Real. Does the idea capture some part of the human experience? Does it feel true?

Original. The idea or angle should feel novel, so make sure to explain why or what about it is new.

Voice-y. Anxy is rooted in the personal narrative and the human experience, so show us you have a distinct voice and a strong point of view—and that you’re the best person to write this story.                      


We run a selection of commentaries and personal essays of various lengths in each issue of Anxy. They range in length from 700-1,000 words for an op-ed to 1,000-2,000 words for a personal essay.

Here are some examples.

Submission Overview: 

  • A couple sentences about yourself and your background.
  • Links to, or samples of, your writing.
  • Format or structure your piece would take and how you plan to tell it.
  • A sense of your narrative arc (what you’ve learned along the way, the bigger concepts your story connects to, and what takes the piece from being an individual story to something more universal). 

Submission Overview: 

Each issue of Anxy has a number of interviews with notable creative people, and features that match our theme. Examples include our interview with Margaret Atwood, reports from Turkey and Las Vegas, and narrative features from mental health professionals like this one.

Submission Overview:

  • A couple sentences about yourself and your background.
  • Links to, or samples of, your writing.
  • Format or structure your piece would take and how you plan to tell it.
  • An snapshot of your story: We would like to get a sense of who  you’d interview, if you have already connected with them about an  interview, what reporting has already taken place, any interesting  stats/research you’d be pulling from, why this is an important issue to  be covering now, and the big overarching idea you want to convey.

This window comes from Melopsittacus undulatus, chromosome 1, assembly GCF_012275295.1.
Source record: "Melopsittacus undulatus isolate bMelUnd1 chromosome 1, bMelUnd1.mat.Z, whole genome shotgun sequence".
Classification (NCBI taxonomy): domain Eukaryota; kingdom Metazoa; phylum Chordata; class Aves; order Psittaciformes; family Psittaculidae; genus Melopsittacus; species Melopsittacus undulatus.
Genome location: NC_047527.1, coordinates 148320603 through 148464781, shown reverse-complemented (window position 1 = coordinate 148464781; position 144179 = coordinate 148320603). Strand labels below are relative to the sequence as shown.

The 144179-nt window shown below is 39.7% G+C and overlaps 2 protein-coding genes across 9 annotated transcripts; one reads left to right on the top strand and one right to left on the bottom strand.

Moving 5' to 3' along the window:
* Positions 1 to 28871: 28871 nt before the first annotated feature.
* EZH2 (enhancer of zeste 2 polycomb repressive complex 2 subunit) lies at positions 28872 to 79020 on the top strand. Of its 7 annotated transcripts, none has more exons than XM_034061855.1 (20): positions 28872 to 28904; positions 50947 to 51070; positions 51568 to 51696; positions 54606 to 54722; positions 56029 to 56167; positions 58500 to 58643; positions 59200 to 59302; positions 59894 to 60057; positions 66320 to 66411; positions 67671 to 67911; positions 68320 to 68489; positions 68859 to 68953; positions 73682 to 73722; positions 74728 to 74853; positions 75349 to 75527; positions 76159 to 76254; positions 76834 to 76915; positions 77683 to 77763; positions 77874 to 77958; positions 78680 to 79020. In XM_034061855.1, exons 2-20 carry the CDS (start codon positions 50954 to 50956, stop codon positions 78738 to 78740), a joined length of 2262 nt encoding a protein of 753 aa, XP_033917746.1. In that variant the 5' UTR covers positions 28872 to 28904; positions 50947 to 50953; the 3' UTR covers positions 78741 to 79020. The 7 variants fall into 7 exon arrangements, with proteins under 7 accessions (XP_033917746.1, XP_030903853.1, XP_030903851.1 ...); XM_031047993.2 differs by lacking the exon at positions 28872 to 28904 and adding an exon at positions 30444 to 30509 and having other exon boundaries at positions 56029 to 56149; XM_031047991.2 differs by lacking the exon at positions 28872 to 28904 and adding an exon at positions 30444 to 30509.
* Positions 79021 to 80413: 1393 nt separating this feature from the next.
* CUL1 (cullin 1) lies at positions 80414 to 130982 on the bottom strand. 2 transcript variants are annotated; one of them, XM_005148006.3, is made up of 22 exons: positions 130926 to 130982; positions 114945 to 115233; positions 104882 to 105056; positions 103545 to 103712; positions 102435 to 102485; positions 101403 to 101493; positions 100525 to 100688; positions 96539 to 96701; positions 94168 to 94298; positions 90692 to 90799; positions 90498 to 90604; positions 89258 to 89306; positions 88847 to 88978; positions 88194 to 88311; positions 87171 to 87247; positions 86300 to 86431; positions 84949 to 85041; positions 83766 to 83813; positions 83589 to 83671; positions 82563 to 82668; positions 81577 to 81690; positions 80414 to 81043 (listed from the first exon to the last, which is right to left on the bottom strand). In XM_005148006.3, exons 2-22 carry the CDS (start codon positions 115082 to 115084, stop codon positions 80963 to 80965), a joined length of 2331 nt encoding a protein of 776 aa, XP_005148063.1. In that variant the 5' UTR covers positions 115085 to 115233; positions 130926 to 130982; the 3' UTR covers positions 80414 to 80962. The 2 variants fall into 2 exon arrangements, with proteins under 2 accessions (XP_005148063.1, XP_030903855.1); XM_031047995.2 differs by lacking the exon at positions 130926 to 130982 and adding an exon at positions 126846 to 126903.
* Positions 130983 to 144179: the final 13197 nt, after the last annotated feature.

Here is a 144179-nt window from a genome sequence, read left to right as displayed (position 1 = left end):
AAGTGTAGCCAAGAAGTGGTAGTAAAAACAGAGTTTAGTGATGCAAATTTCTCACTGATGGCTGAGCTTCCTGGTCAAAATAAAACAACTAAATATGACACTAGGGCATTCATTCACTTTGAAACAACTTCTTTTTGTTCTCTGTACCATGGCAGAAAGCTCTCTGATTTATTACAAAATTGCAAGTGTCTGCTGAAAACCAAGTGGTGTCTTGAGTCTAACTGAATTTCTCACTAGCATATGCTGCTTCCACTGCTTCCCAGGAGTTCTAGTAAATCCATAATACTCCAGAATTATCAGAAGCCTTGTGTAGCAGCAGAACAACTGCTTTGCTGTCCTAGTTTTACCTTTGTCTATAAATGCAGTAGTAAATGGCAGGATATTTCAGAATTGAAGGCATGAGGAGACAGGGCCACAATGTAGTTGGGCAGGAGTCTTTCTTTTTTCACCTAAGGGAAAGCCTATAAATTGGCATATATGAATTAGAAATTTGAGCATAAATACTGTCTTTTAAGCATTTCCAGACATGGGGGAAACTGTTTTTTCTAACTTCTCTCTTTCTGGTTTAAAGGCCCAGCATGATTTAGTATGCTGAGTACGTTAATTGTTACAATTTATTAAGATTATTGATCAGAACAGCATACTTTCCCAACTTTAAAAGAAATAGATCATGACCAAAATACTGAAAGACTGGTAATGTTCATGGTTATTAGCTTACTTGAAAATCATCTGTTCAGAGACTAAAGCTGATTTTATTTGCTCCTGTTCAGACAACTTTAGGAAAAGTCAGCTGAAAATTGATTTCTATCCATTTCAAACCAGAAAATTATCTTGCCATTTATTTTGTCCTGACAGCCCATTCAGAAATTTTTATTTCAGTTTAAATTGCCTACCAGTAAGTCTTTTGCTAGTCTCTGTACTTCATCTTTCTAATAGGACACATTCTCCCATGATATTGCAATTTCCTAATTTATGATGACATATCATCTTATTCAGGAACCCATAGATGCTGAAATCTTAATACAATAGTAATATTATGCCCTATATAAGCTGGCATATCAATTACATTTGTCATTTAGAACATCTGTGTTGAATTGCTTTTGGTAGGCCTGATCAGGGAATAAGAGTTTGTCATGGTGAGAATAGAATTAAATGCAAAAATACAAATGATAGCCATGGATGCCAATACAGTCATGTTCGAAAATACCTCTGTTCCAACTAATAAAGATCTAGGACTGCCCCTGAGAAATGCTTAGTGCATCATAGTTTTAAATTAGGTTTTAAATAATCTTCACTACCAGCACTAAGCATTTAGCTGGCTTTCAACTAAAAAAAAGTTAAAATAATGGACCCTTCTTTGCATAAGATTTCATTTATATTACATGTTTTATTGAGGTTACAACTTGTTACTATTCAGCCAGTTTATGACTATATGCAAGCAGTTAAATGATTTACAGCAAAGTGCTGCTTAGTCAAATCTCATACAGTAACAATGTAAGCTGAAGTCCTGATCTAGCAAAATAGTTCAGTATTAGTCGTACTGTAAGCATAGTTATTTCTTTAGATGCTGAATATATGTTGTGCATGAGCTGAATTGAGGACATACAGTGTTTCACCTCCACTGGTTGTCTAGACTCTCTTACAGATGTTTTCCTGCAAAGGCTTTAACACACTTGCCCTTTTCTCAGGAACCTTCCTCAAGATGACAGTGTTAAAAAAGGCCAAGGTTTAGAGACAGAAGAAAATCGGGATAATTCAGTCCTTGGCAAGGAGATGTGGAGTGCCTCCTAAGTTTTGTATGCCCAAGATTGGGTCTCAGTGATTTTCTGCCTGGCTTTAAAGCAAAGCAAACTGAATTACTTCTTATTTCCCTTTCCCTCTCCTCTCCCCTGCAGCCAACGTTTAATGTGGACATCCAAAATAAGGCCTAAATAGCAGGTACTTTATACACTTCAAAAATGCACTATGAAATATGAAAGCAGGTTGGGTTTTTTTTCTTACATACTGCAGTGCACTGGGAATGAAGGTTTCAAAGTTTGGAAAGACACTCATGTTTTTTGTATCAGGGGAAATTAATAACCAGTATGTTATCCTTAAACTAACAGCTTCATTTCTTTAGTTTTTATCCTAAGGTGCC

Short takes can be anything from a round-up of content and resources on a  particular topic, a proposal for a column, and everything in between  that can live in the front/back of the book or in our newsletter. If you  are not submitting the completed piece, please include a rough estimate  of the length/word count of the piece. We understand these things are  subject to change but a rough estimate helps us plan.

Submission Overview: non-fiction

  • A few sentences about yourself and your background .
  • Links to, or samples of, your writing.
  • What format or structure your piece would take and how you plan to tell it.

Submission Overview: flash fiction

  • A few sentences about yourself and your background.
  • Links to, or samples of, your writing.
  • Your completed flash fiction piece.



Ends on August 29, 2018

We publish original poetry of no more than 2 pages in length in each issue, but poems may have been published in other collections—as long as you have the rights to publish them with us.

Submission Overview: 

  • A couple sentences about yourself and your background.
  • Links to, or samples of, your writing.
  • The complete poem you are submitting.

We publish a range of original art and illustrations in each issue.

Submission Overview:

  • A couple sentences about yourself and your background.
  • Links to, or samples of, your portfolio work.
  • Comic strips, infographic ideas, etc.


Ends on August 29, 2018

Submission Overview: 

  • A couple sentences about yourself and your background.
  • Links to, or samples of, your portfolio.
  • Include an overview of what you’d like to cover/convey with the essay. Include an overview of what you’d like to cover/convey with the essay.  
  • A rough estimate of the length of the essay. We understand these things are subject to change but a rough estimate helps us plan.



Ends on August 29, 2018
Don’t know which category to pitch? That’s OK. We still want to hear your ideas. Tell us what you want to submit.


Submission Overview: 
  • A couple sentences about yourself and your background.
  • Links to, or samples of, your writing.
  • Format or structure your piece would take and how you plan to tell it.
  • Please also include a rough estimate of the length of the piece. We understand these things are subject to change but an estimate helps us plan.
Anxy Magazine